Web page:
Ben Scrivens is a somewhat difficult case to study. As his numbers show, he was an elite goalie in the NCAA before signing with the Leafs. (Yes, both Frattin and Scrivens are NCAA products - Dean Lombardi's affinity continues.) He then spent 2010-11 split between the ECHL and the AHL, and had an excellent 2011-12 season backstopping the Marlies on their Calder Cup run (where this uncharacteristic - but hilarious - goal happened). His .920 EVSV% from this past season was certainly below Bernier's .932 but a)the Leafs defence and b)small sample sizes - he's only played 32 NHL games in his entire career.

As for Scrivens' style, he's Francois Allaire-trained, so it's a butterfly variant. Maple Leafs Hot Stove described it as an "economical butterfly style". I've only seen Scrivens play briefly, but I can already tell that he's going to give me heart palpitations - after getting used to Quick's lightning-fast movement and puck-tracking, watching what looks like slow-motion scrambling is almost unendurable. Still, after reading some interesting stuff he had to say about his style and positioning (eg, here). I'm very impressed by how thoughtful he is in his approach to playing goal, and I'm not worried that Bill Ranford will find him easy to work with.

Look, a video of Ben Scrivens doin' stuff:

Scrivens is also signed through the 2013-14 season, at which point he'll be a UFA. His caphit is $612,500 and his actual salary is $625,000 actual salary. This is noteworthy because, caphit-wise, the Kings will be paying a shade under $6.5 million for their goaltending tandem next season. That isn't exceptional value, but it's manageable. I'm guessing that the million dollars in capspace difference between Scrivens and Steve Mason might have been one factor causing Dean Lombardi to steer away from the Flyers' offer (assuming that offer involved a Matt Read-calibre player, not a Sean Couturier or even a Jakub Voracek, in which case, uhh...).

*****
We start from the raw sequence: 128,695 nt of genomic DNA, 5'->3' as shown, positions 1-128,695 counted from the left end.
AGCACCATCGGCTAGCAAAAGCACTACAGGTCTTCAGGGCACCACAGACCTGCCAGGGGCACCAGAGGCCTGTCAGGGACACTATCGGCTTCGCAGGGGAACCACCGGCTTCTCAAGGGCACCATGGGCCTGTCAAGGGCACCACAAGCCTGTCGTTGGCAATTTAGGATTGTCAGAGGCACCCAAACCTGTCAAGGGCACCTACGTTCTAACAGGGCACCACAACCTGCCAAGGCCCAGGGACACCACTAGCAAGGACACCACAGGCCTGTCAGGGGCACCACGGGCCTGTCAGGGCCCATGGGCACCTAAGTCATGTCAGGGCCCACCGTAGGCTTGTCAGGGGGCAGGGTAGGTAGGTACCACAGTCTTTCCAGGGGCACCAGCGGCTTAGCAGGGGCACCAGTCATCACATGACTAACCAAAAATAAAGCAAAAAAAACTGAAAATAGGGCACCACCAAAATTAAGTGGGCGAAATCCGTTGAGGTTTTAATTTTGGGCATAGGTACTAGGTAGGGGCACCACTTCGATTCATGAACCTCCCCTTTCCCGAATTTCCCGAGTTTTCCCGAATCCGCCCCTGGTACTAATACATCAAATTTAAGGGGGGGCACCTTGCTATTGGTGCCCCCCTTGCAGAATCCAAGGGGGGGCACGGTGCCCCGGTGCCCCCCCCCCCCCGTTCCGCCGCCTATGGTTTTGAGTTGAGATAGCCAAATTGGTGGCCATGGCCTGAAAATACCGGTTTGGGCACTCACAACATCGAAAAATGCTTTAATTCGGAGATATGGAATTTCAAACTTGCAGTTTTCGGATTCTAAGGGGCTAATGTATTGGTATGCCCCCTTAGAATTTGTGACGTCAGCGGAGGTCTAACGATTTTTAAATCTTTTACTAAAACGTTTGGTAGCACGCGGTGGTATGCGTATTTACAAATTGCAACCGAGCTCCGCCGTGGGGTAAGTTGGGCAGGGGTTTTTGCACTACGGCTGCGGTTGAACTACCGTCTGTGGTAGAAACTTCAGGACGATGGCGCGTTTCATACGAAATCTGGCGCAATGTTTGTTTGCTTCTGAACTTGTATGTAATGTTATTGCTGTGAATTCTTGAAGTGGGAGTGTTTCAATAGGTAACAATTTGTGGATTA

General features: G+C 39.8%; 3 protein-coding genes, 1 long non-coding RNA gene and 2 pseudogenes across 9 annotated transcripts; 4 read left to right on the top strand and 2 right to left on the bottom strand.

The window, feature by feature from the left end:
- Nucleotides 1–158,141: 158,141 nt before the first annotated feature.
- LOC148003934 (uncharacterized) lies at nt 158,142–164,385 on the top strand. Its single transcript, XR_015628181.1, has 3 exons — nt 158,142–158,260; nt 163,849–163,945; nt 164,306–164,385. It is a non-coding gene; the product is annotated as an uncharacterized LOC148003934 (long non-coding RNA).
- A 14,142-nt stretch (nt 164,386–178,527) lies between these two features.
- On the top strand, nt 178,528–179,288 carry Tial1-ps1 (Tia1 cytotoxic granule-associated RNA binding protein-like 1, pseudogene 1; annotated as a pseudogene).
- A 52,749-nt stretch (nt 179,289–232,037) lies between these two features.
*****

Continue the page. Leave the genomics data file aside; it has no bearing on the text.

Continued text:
Also, and I know this is worthless as far as hockey-playing goes, but it's kind of nice that Ben Scrivens seems like a solid human being. If you read his twitter, he engages with hockey writers, both pro and amateur, and seems like a real student of the game. Plus, he's done some great progressive things (the plan is for him to march in Toronto's Pride Parade next weekend, although I'm not sure if that's still happening - I hope it is).

<h4>Your thoughts</h4>

Let us know what you think - and say your goodbyes to Jonathan Bernier - in the comments section. Are you concerned that the Kings let Bernier go? Excited for increased bottom-six depth? Relieved to get one of those second-round picks back (damn it, Regehr)?

Most importantly, won't it be such a relief not to have to talk about endless Bernier trade rumours anymore? And how hilarious would it be if somebody offer-sheeted Bernier the day after the Final ends? Super-hilarious, right?

Happy trails, Jonathan Bernier. Thanks for being a trooper, and beating the Predators all those times, and maybe we'll see you in the Final someday.

Grade the Bernier trade for the Kings